Let me see if I can carry that a little further. The load draught at that freeboard is 34 feet 7 inches. That is at page 499, Question 19796. That is for the deep water loadline. That shows her load draught is 34 feet 7. That is one of the factors in this complicated calculation. Before I go again to the figures, in order to satisfy your Lordship on the evidence, Mr. Archer said that he was satisfied that these bulkheads were carried to the required height, and he, of course, had the whole problem before him and all the figures. He said that at page 692, Question 24433. Perhaps I had better read that question, because it covers the whole ground: "Were you yourself satisfied when the question of the bulkheads was referred to you, that Messrs. Harland and Wolff in the building of the 'Titanic' were taking the bulkheads to as high a deck as you thought was required by your regulations in Circular 1401? - (A.) Yes. (Q.) You were satisfied? - (A.) Yes. (Q.) Mr. Carruthers was not satisfied? - (A.) I do not understand that at all." That is quite a misleading question, because Mr. Carruthers was perfectly satisfied.

The Commissioner:
The Attorney-General adds: "No, I did not understand that."

Mr. Laing:
I have given your Lordship the reference to Mr. Carruthers, that all the Rules and Regulations were fully satisfied, so that must be some error.

Then Mr. Archer, at page 693, Questions 24511 to 24513, said that the "Titanic," when she left, fully complied with all the Regulations and Rules of the Board of Trade, and, as far as he knew, with Lloyd's Rules too.

The root error of Mr. Edwards' calculation, I think is - it is difficult quite to put one's hand on it - that he has taken the moulded depth of the "Titanic" as 45 feet, whereas in truth and in fact it was 45 feet 1 1/2 inches, and it looks uncommonly like one of his 1 1/2 inches. The reason why I think my friend has gone wrong in his calculation is this. I will show your Lordship a series of figures which were submitted for the purpose of obtaining a freeboard, the approximate figures arrived at by calculation before the ship was finished. When the ship was in fact finished, and the actual calculations were applied to the actual measurements of the ship, the differences, which were worked out to a few inches - this 1 1/2 inches is one of them - resulted in the figure which I have given you, and I think Mr. Edwards must have based his calculation on the assumed figures and not upon the actual figures at all.

Now, if I may turn to these which refer to the correspondence - there are two volumes of it - one is called "Collision Bulkhead," which I daresay your Lordship has -

The Commissioner:
Yes.

Mr. Laing:
On page 2 of that document you will find a very complicated calculation which I think Mr. Edwards has taken as a basis for his own calculation. Your Lordship will see that they are assumed figures and work out at a result different from the result arrived at on the actual measurements of the vessel which I believe the Board of Trade have.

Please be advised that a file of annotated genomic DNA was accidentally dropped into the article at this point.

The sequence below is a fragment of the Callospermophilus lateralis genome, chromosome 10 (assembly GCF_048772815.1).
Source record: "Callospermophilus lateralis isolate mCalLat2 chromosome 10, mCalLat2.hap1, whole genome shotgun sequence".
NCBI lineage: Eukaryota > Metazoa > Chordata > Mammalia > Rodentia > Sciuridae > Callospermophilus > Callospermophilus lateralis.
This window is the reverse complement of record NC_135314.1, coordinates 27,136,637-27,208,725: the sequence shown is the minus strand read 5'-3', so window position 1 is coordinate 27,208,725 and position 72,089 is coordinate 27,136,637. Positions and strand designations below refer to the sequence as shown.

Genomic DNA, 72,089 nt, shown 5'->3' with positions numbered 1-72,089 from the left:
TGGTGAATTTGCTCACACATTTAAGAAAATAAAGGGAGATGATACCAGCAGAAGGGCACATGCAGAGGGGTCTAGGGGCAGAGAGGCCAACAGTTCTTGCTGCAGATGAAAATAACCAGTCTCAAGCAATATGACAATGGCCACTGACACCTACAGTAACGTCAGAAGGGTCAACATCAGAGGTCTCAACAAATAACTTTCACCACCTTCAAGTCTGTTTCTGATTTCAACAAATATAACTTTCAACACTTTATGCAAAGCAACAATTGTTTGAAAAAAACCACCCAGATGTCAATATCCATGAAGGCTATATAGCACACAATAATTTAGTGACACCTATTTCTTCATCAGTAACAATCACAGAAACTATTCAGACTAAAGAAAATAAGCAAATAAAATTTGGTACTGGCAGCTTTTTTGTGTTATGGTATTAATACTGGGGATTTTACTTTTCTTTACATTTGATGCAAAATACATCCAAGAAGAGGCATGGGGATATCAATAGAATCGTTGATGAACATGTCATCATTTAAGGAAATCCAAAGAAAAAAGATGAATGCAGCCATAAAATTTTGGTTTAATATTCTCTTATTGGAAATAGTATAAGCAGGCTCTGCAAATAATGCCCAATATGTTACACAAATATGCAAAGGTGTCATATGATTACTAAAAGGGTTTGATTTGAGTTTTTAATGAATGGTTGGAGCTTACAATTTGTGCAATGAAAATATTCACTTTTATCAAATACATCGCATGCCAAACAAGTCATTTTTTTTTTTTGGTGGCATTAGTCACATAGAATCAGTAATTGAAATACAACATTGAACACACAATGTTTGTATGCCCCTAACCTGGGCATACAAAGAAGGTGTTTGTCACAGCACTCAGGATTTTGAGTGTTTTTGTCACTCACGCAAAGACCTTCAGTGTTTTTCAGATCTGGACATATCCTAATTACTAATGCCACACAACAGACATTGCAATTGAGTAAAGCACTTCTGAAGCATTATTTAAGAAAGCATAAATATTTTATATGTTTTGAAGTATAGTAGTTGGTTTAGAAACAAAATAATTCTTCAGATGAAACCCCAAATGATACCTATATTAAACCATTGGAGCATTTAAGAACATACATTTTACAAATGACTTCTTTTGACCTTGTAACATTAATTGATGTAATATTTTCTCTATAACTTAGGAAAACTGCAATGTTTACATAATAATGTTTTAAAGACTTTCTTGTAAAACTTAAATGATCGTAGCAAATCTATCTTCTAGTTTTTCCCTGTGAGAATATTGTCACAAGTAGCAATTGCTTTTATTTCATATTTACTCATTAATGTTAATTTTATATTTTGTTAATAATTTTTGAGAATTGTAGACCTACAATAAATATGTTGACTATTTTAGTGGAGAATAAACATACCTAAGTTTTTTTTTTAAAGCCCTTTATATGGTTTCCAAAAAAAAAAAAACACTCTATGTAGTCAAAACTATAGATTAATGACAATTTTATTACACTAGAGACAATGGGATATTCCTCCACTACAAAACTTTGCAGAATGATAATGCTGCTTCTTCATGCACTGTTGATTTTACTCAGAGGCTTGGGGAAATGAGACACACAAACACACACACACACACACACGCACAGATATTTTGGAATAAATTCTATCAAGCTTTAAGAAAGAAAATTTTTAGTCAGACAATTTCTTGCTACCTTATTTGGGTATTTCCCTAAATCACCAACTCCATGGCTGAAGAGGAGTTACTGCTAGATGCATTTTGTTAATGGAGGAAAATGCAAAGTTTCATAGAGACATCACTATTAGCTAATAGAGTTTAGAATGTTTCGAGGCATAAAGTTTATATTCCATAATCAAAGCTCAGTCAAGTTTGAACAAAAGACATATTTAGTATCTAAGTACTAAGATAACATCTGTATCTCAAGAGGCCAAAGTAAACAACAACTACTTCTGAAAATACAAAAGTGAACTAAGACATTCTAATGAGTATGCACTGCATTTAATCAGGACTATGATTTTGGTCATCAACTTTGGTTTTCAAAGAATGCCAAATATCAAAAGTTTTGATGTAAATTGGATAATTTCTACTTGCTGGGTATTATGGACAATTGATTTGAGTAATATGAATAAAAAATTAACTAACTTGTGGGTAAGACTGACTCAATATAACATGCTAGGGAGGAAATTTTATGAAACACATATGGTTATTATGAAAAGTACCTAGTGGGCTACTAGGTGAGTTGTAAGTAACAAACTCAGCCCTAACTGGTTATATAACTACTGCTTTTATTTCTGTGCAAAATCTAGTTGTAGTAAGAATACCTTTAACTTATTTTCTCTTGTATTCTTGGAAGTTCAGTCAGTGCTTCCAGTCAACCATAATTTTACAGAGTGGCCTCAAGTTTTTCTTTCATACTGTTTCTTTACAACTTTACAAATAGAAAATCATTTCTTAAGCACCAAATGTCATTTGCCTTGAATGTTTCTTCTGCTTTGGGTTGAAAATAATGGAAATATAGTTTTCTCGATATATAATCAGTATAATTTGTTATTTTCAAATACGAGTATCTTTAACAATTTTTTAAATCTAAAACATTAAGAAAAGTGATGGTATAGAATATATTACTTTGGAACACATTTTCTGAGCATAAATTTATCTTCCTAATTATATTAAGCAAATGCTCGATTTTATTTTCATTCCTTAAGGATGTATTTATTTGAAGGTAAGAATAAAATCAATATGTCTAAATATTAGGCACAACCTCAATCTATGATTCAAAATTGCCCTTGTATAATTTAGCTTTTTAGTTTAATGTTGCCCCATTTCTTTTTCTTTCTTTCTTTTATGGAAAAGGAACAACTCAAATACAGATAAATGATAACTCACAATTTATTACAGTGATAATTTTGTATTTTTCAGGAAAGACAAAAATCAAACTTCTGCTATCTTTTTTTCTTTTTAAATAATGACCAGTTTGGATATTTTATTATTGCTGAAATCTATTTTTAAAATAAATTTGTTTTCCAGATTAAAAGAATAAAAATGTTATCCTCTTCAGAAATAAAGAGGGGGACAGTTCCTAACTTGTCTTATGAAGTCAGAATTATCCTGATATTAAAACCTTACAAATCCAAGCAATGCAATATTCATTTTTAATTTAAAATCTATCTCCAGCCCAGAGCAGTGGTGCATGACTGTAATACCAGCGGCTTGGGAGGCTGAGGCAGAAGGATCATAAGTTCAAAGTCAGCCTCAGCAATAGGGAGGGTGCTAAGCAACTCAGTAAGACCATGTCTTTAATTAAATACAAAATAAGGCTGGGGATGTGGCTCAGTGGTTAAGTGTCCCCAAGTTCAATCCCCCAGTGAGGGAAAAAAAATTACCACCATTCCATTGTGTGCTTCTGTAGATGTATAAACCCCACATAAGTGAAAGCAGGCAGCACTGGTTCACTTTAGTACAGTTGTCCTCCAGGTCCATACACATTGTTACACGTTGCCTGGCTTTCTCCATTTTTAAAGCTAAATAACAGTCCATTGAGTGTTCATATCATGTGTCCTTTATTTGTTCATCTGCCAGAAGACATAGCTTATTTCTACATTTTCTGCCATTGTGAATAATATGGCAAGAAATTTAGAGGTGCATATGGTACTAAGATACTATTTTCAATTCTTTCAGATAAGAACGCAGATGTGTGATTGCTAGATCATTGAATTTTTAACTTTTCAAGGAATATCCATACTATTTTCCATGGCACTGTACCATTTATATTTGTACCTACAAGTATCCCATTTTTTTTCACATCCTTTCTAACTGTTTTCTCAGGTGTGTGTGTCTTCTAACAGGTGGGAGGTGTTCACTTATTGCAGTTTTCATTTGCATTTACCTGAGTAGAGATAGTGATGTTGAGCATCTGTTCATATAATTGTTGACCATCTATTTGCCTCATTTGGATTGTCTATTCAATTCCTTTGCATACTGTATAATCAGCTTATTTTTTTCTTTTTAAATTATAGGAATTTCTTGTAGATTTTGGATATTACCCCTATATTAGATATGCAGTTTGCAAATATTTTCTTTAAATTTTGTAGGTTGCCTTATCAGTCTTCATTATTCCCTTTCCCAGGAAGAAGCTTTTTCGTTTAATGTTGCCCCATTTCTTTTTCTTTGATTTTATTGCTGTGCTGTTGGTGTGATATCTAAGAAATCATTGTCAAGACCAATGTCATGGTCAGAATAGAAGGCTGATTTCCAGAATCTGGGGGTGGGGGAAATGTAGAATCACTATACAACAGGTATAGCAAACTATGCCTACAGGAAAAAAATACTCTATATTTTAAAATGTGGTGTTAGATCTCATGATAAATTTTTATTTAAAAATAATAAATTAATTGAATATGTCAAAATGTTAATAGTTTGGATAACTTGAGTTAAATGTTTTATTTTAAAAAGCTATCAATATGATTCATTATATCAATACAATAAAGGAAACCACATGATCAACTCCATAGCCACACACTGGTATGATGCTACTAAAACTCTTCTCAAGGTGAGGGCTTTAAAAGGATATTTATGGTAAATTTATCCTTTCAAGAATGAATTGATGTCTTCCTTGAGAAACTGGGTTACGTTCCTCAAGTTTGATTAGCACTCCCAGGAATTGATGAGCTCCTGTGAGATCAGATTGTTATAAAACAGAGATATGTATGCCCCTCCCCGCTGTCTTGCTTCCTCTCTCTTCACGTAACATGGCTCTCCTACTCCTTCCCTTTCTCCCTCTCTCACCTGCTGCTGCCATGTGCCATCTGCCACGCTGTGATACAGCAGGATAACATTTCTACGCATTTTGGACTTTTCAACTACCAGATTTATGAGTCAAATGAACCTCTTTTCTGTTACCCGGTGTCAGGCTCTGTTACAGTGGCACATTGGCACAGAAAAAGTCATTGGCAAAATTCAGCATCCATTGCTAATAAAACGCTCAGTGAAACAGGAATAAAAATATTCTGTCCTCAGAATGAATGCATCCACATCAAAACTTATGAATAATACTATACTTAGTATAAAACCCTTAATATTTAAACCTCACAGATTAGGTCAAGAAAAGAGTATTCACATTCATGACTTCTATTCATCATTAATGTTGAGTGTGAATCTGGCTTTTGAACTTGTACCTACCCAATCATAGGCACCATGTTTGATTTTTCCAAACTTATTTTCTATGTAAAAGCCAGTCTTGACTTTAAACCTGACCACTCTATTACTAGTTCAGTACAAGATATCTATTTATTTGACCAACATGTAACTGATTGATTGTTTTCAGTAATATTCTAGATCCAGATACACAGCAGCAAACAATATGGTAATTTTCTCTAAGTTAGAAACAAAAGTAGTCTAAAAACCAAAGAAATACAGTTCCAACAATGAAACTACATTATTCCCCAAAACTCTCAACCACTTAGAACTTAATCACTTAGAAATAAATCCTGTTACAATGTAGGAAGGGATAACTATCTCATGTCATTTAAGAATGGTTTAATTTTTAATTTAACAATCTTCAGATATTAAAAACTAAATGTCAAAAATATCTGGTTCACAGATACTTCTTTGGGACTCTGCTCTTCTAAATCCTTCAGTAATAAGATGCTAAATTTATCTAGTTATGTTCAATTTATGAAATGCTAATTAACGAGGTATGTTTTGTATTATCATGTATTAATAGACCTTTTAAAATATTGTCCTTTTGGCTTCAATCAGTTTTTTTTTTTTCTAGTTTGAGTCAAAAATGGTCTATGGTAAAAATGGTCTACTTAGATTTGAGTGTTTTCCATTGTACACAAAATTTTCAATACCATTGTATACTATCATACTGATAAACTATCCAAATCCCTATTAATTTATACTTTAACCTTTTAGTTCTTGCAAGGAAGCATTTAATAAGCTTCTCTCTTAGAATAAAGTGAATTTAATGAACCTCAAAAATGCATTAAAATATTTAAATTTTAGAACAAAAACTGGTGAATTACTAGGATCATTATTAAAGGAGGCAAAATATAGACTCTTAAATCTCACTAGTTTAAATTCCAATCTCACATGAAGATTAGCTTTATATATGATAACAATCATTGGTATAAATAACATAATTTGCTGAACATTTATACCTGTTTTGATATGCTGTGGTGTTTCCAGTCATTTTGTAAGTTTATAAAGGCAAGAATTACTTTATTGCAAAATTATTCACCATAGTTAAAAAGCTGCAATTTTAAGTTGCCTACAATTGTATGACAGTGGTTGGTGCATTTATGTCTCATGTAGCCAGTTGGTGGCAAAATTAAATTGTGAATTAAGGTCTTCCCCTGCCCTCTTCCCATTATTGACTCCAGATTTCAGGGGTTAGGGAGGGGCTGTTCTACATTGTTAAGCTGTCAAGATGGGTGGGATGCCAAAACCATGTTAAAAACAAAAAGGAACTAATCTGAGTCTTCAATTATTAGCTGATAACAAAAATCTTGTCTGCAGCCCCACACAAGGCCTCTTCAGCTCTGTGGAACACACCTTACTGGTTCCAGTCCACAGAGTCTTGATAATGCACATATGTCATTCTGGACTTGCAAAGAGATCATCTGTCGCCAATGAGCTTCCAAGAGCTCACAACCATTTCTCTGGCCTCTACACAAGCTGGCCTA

Now, if I may refer to some at all events of the figures which differ to a small extent. It is headed, "The Olympic," there being a note on page 1 of this volume to this effect, "The steamship 'Titanic' and the steamship 'Olympic' were sister ships, and the points raised in connection with the construction of the latter applied equally to the 'Titanic.'" On page 2 Mr. Archer is sending a letter to the assistant-secretary of the Marine Department, and he is giving a series of calculations for the purpose of arriving at the upper deck of this vessel, and he starts by saying, "Draught 34 feet 9 inches." The loadline of this vessel was 34 feet 7 inches, so there is a variation at once. The freeboard to upper deck is given as 10 feet 9 inches, making 45 feet 6 inches. Then the moulded depth is taken as 45 feet, whereas in truth and in fact the moulded depth was 45 feet l 1/2 inches, which again would, I should imagine, disturb this calculation.

The Commissioner:
This letter was written long before the vessel was completed.

Mr. Laing:
This is on the 30th April, 1910.

The Commissioner:
And she was not completed until 1912.

Mr. Laing:
No, and I am told - of course, no evidence has really been directed upon this point, because it has not been raised - that when you make these calculations on assumed or designed measurements, they are very apt to, and do, vary from the actual measurements taken of the ship when completed - by small figures, but they do vary, and vary sufficiently to upset this very nice calculation. My friend, Mr. Edwards, calculating with all the errors which I am pointing out on these figures, has only made a difference of 1.06, I think he said.

The Commissioner:
That is right.

Mr. Laing:
1.06 inches.

The Commissioner:
He said 1.06 was quite sufficient to bring it over the line.

Mr. Laing:
Yes, that is what his point is, that she was 1 inch or something below the requirements of Table C.

The Commissioner:
And therefore the deck ought to have gone up?

Mr. Laing:
Yes. It is all very well for Mr. Edwards to say so, calculating the best he can, but when your Lordship has Mr. Archer, the Senior Surveyor, and Mr. Carruthers, the gentleman at Belfast, all saying that is not true, and that in fact she exceeded the requirements of Table C instead of being under them, there is only one possible conclusion on the evidence as it stands, that Mr. Edwards is wrong, and I am pointing out how he is wrong.